The All Nat fam is synonymous with Chicago hip-hop. In your opinion how has the hip-hop landscape here changed over the years, and whatís your take on it now?
Iím really not the best person to ask about the scene in Chicago nowadays because I donít really spend a lot of time being part of the scene. I donít get my inspiration from being on the scene anymore. I wish I had more time to be out, but thatís really low on my list of priorities. One thing I can speak on is that there continues to be a lot of talent from Chicago that is getting noticed on an international level nowadays, so that is real good to see. Groups like Cool Kids and of course Lupe, Kanye, Rhymefest, Common and Twista have all represented Chicago hip-hop for the world in a way that makes you proud to be from the city. The one thing though that has never changed is how segregated the scene seems to be. Chicago has always had that gang/clique mentality and so the scene is still too segregated along racial and geographic lines.
For many artists itís easy to criticize the current state of hip-hop when comparing it to its past. Whatís your vision for the future?
I think a lot of the ideas of being independent and self-sufficient that were really popular during the í90s can actually be put into action nowadays whereas artists can truly be their own companies and cut out a lot of middlemen. The present/future of music is for artists to figure out the things that they need to outsource and the things that they can handle in-house. The last few years has been about the industry trying to figure out how to deal with piracy and file-sharing, and the present/future is about really making money off of the way that people consume music. As far as hip-hop goes, I think the game nowadays really benefits the people who have a strong work ethic. If you have talent also, then thatís all the better, but work ethic is probably more important than talent nowadays.
Youíve never been shy about discussing controversial topics. Between your practice in law and music, which has been the most effective for you in terms of evoking reform and change?
I donít really know that I can say that Iíve effected change or reform. I try to use my music to remind people. I think Ngugi wrote that the pen should be used to remind people in power that their crimes are being seen. So I try to do that to a degree. And I try to inspire and show a different way of doing things. Ultimately I think that reform and change has to come from the ground up though, so I try to use my legal skills to help organizations that are doing real work on the ground. They are making the change and Iím just assisting in an advisory role.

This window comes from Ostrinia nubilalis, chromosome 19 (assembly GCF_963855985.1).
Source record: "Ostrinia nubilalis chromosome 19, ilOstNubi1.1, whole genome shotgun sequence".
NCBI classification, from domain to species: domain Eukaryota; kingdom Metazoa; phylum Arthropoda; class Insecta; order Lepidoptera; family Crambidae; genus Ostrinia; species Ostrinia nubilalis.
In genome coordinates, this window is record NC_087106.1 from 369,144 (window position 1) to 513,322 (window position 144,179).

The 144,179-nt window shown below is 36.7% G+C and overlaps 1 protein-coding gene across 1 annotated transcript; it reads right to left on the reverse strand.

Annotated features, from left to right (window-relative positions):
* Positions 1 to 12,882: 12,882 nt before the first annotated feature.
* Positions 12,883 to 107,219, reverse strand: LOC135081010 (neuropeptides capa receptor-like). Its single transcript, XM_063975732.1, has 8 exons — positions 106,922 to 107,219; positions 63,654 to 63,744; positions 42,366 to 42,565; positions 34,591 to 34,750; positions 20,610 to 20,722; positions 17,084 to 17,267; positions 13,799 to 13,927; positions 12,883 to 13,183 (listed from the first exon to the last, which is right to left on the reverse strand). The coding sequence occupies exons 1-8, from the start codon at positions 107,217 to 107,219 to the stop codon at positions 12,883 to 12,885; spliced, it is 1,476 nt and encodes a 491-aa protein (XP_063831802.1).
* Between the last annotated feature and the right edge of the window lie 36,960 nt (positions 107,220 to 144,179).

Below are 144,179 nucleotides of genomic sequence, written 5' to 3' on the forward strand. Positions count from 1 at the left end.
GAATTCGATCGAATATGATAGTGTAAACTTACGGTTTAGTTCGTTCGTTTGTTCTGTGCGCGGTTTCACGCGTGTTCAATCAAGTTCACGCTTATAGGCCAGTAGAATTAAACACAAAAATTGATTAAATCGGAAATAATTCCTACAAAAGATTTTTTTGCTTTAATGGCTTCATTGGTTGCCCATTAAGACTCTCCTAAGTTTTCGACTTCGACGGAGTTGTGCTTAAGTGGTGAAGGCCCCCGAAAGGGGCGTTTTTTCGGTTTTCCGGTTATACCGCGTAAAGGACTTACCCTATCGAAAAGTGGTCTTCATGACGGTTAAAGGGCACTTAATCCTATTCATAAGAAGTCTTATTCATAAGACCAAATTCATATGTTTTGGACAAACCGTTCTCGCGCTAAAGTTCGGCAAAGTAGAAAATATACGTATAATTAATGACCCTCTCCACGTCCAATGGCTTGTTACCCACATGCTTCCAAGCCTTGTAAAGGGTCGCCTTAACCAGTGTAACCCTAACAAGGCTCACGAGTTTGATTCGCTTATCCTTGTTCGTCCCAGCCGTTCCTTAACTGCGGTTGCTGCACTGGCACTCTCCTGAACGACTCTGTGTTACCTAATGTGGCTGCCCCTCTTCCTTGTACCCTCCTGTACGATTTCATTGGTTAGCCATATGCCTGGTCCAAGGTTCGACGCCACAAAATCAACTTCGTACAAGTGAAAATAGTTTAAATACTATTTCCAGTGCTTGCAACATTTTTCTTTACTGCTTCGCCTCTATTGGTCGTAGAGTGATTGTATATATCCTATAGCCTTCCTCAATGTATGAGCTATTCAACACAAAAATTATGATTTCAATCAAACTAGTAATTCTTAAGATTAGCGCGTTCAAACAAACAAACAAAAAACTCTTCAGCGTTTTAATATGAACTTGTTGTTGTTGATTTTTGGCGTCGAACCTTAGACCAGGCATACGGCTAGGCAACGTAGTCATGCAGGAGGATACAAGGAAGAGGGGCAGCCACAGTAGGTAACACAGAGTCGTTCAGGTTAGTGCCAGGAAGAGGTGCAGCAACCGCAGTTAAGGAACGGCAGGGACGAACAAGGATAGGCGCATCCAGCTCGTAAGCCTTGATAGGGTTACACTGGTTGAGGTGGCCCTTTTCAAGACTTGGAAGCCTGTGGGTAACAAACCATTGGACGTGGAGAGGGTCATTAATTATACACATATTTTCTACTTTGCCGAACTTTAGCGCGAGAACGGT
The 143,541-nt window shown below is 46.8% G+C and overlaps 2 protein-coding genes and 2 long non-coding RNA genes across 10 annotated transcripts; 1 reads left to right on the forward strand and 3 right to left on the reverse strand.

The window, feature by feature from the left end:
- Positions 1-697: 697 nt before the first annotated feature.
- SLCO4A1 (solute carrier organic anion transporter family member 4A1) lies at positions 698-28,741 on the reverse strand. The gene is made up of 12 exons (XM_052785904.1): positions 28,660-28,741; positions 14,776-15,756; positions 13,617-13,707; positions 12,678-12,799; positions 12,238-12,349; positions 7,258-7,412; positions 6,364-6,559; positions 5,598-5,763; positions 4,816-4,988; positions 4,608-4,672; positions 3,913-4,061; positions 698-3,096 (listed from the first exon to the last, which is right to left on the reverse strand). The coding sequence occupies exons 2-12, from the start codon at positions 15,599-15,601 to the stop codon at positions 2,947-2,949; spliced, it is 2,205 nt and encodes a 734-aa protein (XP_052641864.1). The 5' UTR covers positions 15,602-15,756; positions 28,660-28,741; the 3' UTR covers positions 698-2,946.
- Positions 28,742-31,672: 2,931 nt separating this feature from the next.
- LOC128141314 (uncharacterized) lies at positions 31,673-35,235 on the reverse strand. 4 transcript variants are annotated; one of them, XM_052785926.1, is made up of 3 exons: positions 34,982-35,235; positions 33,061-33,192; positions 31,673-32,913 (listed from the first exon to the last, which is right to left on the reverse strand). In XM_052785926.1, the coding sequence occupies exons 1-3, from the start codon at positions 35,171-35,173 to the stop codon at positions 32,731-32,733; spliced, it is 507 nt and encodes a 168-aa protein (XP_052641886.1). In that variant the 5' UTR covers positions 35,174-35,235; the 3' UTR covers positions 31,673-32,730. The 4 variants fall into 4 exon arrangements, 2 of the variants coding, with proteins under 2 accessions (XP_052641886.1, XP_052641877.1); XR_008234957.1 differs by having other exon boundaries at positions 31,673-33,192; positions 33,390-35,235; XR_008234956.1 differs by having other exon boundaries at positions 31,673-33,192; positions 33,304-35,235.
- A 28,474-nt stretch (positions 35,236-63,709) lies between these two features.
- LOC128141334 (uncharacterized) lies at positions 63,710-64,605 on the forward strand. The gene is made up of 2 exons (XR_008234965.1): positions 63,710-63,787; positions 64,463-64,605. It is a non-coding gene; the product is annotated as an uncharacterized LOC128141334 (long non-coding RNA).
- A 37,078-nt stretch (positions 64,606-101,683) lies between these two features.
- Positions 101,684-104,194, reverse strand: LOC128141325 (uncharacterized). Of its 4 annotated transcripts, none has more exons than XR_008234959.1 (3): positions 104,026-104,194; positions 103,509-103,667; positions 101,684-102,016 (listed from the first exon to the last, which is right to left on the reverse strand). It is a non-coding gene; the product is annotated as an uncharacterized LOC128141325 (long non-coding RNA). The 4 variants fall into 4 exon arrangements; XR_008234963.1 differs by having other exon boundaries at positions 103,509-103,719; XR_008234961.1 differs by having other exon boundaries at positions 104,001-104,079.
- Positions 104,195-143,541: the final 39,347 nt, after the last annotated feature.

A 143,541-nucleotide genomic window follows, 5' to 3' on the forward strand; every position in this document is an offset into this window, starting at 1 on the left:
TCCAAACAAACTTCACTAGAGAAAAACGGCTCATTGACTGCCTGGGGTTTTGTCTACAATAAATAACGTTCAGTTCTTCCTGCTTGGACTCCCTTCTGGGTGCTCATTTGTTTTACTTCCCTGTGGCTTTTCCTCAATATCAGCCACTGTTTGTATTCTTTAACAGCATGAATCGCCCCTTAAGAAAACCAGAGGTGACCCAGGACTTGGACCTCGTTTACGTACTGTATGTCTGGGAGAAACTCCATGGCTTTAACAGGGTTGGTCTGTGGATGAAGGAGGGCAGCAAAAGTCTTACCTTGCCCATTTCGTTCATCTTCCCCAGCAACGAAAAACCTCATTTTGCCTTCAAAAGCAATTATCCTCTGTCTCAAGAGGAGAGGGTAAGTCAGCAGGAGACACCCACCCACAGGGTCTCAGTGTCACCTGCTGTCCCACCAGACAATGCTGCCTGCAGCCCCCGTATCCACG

When can we expect you and Tone to release the next album in the Elements series? What other projects do you have coming up?
I really donít know to be honest. We have a few songs floating around but we havenít focused on created the next album. I have a lot of projects that Iím working on right now and my priority is to get those finished and out the door. I finished an album with the producer ProhMic that I think is real fresh so the plan is to release that next. Lately Iíve been doing a lot of writing for a sequel to Writerís Block with the Molemen, so hopefully that will be ready to drop some time during 2011. And also Iím real focused on finishing an album that is more in mode of New Order/Depeche Mode/Larry Heard and I canít wait to get it mixed and out to the public. The name of that group is Perfect Strangers and I did all of the music and have a lot of guest singers like Wes Restless, Jules ESQ and Aaisha Durr. Iím really excited about that project. Then the All Natural will follow when itís time, God willing.
You have an album release party coming up December 4th at Reggieís, any particular hopes for the show?
Iím really looking forward to seeing Gift of Gab and Raashan Ahmad again to tell the truth. I met them in Brazil during January when we were there for a week together and they are real cool brothers. So itís a blessing to be able to bring them here and have them be a part of the show. Also last time I performed at Reggieís, I was opening up for Qwel at his release show so we wanted to return the favor. So the bill, in addition to be packed full of true lyricists, is one that we put together for personal reasons and I just really want to vibe with those cats and enjoy it. Thereís going to be a lot of lyrics getting kicked that night.